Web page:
What made the conviction tight and narrow was that Jim Conley told the court he found Mary Phagan dead in the bathroom area of the metal room at the behest of Leo Frank.

Lucille requested to be cremated in her 1954 will and before she died asked her family to disburse her ashes in an Atlanta park. The Frank and Stern family reserved an empty grave to the left of Leo Frank in the Mount Carmel Cemetery in Glendale, NY. That grave is still empty according to the staff at the Mount Carmel Cemetery. Lucille Selig Frank chose not to be buried next to her husband or have her ashes spread near Leo Frank in Queens, NYC, that should say something about her belief in her husband's innocence or guilt. Lucille might have been a loyal wife who stood by her husband during the whole ordeal between 1913 and 1915, but she was not naive.

"Lucille Frank was definitely the third victim in this story."

I definitely agree with this sentiment, and so does Steve Oney.

The world's foremost expert on the Leo Frank Case is Professor Allen Koenigsberg of Brooklyn College, he has a Yahoo discussion group about the Leo Frank case and I recommend you share your views there. The yahoo group can be found through his web site Leo Frank Case Doht Com

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Dawes Sept. 9, 2019 @ 10:12 p.m.

Allen Koenigsberg has never been a professor. Secondly, throughout her life, after the lynching, Lucille always signed her names as Mrs. Leo frank. She would not have done that if she thought he was guilty.

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Dawes Sept. 9, 2019 @ 10:14 p.m.

Typo correction to my above posting: She always signed her name as
Mrs. Leo Frank.

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Jeff Smith April 28, 2012 @ 10:44 a.m.

Whatreallyhappened. I'm no expert on the case and will follow your suggestions - read Oney and check out the website. The point I made elsewhere was about the acting at Cygnet. Too often productions try to sweep uncomfortable subject matter under the rug. They cartoon it, or the actors will indicate to the audience that they aren't the villain they're portraying. They won't "go there."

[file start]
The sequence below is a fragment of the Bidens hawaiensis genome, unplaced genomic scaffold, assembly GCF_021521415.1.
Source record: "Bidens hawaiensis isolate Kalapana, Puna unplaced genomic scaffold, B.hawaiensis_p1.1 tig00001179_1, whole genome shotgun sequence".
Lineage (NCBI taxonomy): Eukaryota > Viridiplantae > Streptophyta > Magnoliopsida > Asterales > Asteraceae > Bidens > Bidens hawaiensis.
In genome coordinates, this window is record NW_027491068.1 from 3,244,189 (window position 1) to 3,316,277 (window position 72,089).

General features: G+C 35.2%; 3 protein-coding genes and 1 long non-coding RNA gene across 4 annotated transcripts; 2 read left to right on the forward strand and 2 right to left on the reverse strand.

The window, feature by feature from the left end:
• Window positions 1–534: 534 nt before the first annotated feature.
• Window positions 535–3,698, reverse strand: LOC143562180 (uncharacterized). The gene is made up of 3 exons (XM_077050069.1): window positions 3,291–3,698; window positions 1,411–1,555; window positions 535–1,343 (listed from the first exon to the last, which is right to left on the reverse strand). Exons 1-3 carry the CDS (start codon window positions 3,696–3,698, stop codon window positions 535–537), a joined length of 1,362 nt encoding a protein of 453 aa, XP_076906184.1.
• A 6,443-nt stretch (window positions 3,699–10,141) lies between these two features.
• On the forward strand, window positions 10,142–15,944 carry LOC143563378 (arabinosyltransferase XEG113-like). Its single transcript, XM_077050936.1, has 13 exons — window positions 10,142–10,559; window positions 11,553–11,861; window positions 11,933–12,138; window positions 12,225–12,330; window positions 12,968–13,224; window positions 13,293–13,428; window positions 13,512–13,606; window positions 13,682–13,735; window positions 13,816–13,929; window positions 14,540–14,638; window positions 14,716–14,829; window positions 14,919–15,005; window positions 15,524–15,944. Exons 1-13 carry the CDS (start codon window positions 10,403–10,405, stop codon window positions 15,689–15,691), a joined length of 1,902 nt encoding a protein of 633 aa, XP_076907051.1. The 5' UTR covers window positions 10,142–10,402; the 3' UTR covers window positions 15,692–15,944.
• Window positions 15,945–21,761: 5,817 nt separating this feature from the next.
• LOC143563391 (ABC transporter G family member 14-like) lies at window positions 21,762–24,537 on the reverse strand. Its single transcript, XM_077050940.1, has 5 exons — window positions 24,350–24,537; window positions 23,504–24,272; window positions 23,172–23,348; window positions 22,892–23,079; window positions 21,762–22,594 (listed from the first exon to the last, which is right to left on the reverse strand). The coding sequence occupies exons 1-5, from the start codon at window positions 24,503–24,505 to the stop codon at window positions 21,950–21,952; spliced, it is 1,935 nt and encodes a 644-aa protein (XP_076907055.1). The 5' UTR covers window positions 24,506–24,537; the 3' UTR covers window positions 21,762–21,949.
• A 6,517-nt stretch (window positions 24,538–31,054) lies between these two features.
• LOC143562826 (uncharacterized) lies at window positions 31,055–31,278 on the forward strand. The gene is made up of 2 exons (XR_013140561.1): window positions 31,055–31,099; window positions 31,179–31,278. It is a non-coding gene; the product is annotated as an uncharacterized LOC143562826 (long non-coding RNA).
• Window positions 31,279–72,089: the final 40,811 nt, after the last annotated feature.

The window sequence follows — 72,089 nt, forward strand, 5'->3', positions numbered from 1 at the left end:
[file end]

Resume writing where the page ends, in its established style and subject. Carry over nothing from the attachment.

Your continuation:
At Cygnet each actor honored his/her character's point of view, even defended it. The musical slants the case for Frank, but Cygnet's actors don't. This is rare and noteworthy.

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whatreallyhappened April 29, 2012 @ 4:08 a.m.

The central thesis of this Broadway Musical, 'Parade' is that Leo Frank was indicted and convicted because of Anti-Semitism.

Don't you think it is a most unfair slander against someone, or some group of people, to claim they convicted a man for murder and sentenced him to death because of Anti-Semitism, when the truth of the matter is he was convicted by the overwhelming preponderance of the evidence? Falsing accusing people of racism, prejudice or anti-Semitism is a most grotesque slander and this play defaming Southerners.

What the Leo Frank case was really about is a Jewish factory boss who tried to blame a rape and murder on an innocent African-American nightwatchman, Newt Lee. None of the retellings of the case mention the fact that this was a case of a White Jew trying to frame a black man.

http://www.LeoFrankCase.com has a Leo Frank Yahoo discussion group, people should join to learn what really happened.